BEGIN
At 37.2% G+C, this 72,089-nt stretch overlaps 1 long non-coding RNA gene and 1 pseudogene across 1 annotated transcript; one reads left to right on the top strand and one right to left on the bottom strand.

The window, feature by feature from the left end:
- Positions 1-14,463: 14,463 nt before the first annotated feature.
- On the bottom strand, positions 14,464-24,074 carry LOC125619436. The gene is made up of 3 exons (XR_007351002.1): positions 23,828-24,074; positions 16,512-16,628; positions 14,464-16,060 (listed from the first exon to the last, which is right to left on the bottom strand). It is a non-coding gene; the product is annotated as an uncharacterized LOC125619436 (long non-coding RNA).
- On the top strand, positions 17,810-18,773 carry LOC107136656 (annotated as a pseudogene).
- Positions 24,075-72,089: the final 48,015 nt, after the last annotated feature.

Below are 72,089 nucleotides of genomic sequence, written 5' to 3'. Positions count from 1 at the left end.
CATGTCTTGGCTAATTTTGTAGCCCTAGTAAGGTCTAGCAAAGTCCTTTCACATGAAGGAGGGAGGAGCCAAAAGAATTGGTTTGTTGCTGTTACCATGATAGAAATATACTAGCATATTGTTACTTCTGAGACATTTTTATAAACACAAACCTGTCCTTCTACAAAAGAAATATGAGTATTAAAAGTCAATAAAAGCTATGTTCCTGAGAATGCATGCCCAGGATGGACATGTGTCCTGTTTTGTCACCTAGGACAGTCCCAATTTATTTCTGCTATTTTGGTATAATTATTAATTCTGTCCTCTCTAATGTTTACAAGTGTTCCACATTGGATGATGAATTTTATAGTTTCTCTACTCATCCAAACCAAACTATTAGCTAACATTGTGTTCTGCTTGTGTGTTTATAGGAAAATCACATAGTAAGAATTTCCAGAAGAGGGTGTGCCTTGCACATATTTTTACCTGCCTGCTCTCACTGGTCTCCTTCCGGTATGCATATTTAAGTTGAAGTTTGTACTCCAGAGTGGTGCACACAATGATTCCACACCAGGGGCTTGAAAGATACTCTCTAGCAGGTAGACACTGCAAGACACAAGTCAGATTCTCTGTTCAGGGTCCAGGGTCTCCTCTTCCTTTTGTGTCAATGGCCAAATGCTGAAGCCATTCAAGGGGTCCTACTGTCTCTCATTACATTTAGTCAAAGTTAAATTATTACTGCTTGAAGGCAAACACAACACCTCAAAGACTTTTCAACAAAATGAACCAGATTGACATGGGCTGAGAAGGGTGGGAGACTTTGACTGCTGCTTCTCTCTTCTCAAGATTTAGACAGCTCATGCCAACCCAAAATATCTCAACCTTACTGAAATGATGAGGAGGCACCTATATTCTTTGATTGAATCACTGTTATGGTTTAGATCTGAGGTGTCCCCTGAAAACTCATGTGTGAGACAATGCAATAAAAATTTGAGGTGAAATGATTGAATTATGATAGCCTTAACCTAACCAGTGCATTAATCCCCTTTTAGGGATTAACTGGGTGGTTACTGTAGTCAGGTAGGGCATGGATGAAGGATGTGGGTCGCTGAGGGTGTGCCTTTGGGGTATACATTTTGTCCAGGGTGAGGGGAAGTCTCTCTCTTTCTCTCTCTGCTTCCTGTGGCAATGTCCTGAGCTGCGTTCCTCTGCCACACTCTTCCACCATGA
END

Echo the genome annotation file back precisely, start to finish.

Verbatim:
At 37.2% G+C, this 72,089-nt stretch overlaps 1 long non-coding RNA gene and 1 pseudogene across 1 annotated transcript; one reads left to right on the top strand and one right to left on the bottom strand.

The window, feature by feature from the left end:
- Positions 1-14,463: 14,463 nt before the first annotated feature.
- On the bottom strand, positions 14,464-24,074 carry LOC125619436. The gene is made up of 3 exons (XR_007351002.1): positions 23,828-24,074; positions 16,512-16,628; positions 14,464-16,060 (listed from the first exon to the last, which is right to left on the bottom strand). It is a non-coding gene; the product is annotated as an uncharacterized LOC125619436 (long non-coding RNA).
- On the top strand, positions 17,810-18,773 carry LOC107136656 (annotated as a pseudogene).
- Positions 24,075-72,089: the final 48,015 nt, after the last annotated feature.

Below are 72,089 nucleotides of genomic sequence, written 5' to 3'. Positions count from 1 at the left end.
CATGTCTTGGCTAATTTTGTAGCCCTAGTAAGGTCTAGCAAAGTCCTTTCACATGAAGGAGGGAGGAGCCAAAAGAATTGGTTTGTTGCTGTTACCATGATAGAAATATACTAGCATATTGTTACTTCTGAGACATTTTTATAAACACAAACCTGTCCTTCTACAAAAGAAATATGAGTATTAAAAGTCAATAAAAGCTATGTTCCTGAGAATGCATGCCCAGGATGGACATGTGTCCTGTTTTGTCACCTAGGACAGTCCCAATTTATTTCTGCTATTTTGGTATAATTATTAATTCTGTCCTCTCTAATGTTTACAAGTGTTCCACATTGGATGATGAATTTTATAGTTTCTCTACTCATCCAAACCAAACTATTAGCTAACATTGTGTTCTGCTTGTGTGTTTATAGGAAAATCACATAGTAAGAATTTCCAGAAGAGGGTGTGCCTTGCACATATTTTTACCTGCCTGCTCTCACTGGTCTCCTTCCGGTATGCATATTTAAGTTGAAGTTTGTACTCCAGAGTGGTGCACACAATGATTCCACACCAGGGGCTTGAAAGATACTCTCTAGCAGGTAGACACTGCAAGACACAAGTCAGATTCTCTGTTCAGGGTCCAGGGTCTCCTCTTCCTTTTGTGTCAATGGCCAAATGCTGAAGCCATTCAAGGGGTCCTACTGTCTCTCATTACATTTAGTCAAAGTTAAATTATTACTGCTTGAAGGCAAACACAACACCTCAAAGACTTTTCAACAAAATGAACCAGATTGACATGGGCTGAGAAGGGTGGGAGACTTTGACTGCTGCTTCTCTCTTCTCAAGATTTAGACAGCTCATGCCAACCCAAAATATCTCAACCTTACTGAAATGATGAGGAGGCACCTATATTCTTTGATTGAATCACTGTTATGGTTTAGATCTGAGGTGTCCCCTGAAAACTCATGTGTGAGACAATGCAATAAAAATTTGAGGTGAAATGATTGAATTATGATAGCCTTAACCTAACCAGTGCATTAATCCCCTTTTAGGGATTAACTGGGTGGTTACTGTAGTCAGGTAGGGCATGGATGAAGGATGTGGGTCGCTGAGGGTGTGCCTTTGGGGTATACATTTTGTCCAGGGTGAGGGGAAGTCTCTCTCTTTCTCTCTCTGCTTCCTGTGGCAATGTCCTGAGCTGCGTTCCTCTGCCACACTCTTCCACCATGA